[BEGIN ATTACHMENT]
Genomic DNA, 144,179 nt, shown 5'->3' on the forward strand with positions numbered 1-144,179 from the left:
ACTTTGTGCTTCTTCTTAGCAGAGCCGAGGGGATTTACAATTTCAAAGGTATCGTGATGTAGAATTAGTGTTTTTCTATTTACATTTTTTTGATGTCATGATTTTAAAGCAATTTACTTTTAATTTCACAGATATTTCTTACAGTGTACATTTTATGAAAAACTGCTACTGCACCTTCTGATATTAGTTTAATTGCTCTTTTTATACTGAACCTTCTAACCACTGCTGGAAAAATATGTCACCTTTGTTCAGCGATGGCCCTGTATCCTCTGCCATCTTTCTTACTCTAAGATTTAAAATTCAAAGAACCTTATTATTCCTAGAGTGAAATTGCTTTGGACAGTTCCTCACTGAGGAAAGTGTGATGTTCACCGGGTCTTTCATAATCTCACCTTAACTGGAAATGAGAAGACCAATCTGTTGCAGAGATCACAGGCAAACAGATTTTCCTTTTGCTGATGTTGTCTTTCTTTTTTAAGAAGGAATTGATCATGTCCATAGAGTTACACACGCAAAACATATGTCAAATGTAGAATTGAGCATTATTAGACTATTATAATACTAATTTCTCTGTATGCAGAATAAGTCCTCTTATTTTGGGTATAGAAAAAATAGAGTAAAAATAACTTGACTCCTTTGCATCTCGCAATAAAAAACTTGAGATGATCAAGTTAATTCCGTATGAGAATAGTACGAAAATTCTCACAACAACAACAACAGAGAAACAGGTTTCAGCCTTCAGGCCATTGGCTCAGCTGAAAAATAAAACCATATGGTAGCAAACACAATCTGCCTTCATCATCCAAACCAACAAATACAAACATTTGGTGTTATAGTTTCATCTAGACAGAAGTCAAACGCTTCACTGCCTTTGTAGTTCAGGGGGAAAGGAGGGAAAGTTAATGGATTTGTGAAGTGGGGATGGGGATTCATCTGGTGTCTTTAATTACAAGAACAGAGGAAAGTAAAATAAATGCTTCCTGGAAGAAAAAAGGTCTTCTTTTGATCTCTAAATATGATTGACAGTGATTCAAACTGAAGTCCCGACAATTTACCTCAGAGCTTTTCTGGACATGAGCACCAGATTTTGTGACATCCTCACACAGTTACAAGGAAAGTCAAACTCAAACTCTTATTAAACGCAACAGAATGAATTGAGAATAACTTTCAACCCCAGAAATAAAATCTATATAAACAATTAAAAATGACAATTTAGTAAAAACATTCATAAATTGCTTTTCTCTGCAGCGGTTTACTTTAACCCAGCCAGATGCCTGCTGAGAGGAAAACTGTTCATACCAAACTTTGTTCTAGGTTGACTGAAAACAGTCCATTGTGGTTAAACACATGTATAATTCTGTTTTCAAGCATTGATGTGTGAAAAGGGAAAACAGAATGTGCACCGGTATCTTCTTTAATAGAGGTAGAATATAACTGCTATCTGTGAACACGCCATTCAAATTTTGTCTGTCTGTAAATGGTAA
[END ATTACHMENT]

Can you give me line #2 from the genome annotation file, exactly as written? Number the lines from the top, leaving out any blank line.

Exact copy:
ACTTTGTGCTTCTTCTTAGCAGAGCCGAGGGGATTTACAATTTCAAAGGTATCGTGATGTAGAATTAGTGTTTTTCTATTTACATTTTTTTGATGTCATGATTTTAAAGCAATTTACTTTTAATTTCACAGATATTTCTTACAGTGTACATTTTATGAAAAACTGCTACTGCACCTTCTGATATTAGTTTAATTGCTCTTTTTATACTGAACCTTCTAACCACTGCTGGAAAAATATGTCACCTTTGTTCAGCGATGGCCCTGTATCCTCTGCCATCTTTCTTACTCTAAGATTTAAAATTCAAAGAACCTTATTATTCCTAGAGTGAAATTGCTTTGGACAGTTCCTCACTGAGGAAAGTGTGATGTTCACCGGGTCTTTCATAATCTCACCTTAACTGGAAATGAGAAGACCAATCTGTTGCAGAGATCACAGGCAAACAGATTTTCCTTTTGCTGATGTTGTCTTTCTTTTTTAAGAAGGAATTGATCATGTCCATAGAGTTACACACGCAAAACATATGTCAAATGTAGAATTGAGCATTATTAGACTATTATAATACTAATTTCTCTGTATGCAGAATAAGTCCTCTTATTTTGGGTATAGAAAAAATAGAGTAAAAATAACTTGACTCCTTTGCATCTCGCAATAAAAAACTTGAGATGATCAAGTTAATTCCGTATGAGAATAGTACGAAAATTCTCACAACAACAACAACAGAGAAACAGGTTTCAGCCTTCAGGCCATTGGCTCAGCTGAAAAATAAAACCATATGGTAGCAAACACAATCTGCCTTCATCATCCAAACCAACAAATACAAACATTTGGTGTTATAGTTTCATCTAGACAGAAGTCAAACGCTTCACTGCCTTTGTAGTTCAGGGGGAAAGGAGGGAAAGTTAATGGATTTGTGAAGTGGGGATGGGGATTCATCTGGTGTCTTTAATTACAAGAACAGAGGAAAGTAAAATAAATGCTTCCTGGAAGAAAAAAGGTCTTCTTTTGATCTCTAAATATGATTGACAGTGATTCAAACTGAAGTCCCGACAATTTACCTCAGAGCTTTTCTGGACATGAGCACCAGATTTTGTGACATCCTCACACAGTTACAAGGAAAGTCAAACTCAAACTCTTATTAAACGCAACAGAATGAATTGAGAATAACTTTCAACCCCAGAAATAAAATCTATATAAACAATTAAAAATGACAATTTAGTAAAAACATTCATAAATTGCTTTTCTCTGCAGCGGTTTACTTTAACCCAGCCAGATGCCTGCTGAGAGGAAAACTGTTCATACCAAACTTTGTTCTAGGTTGACTGAAAACAGTCCATTGTGGTTAAACACATGTATAATTCTGTTTTCAAGCATTGATGTGTGAAAAGGGAAAACAGAATGTGCACCGGTATCTTCTTTAATAGAGGTAGAATATAACTGCTATCTGTGAACACGCCATTCAAATTTTGTCTGTCTGTAAATGGTAA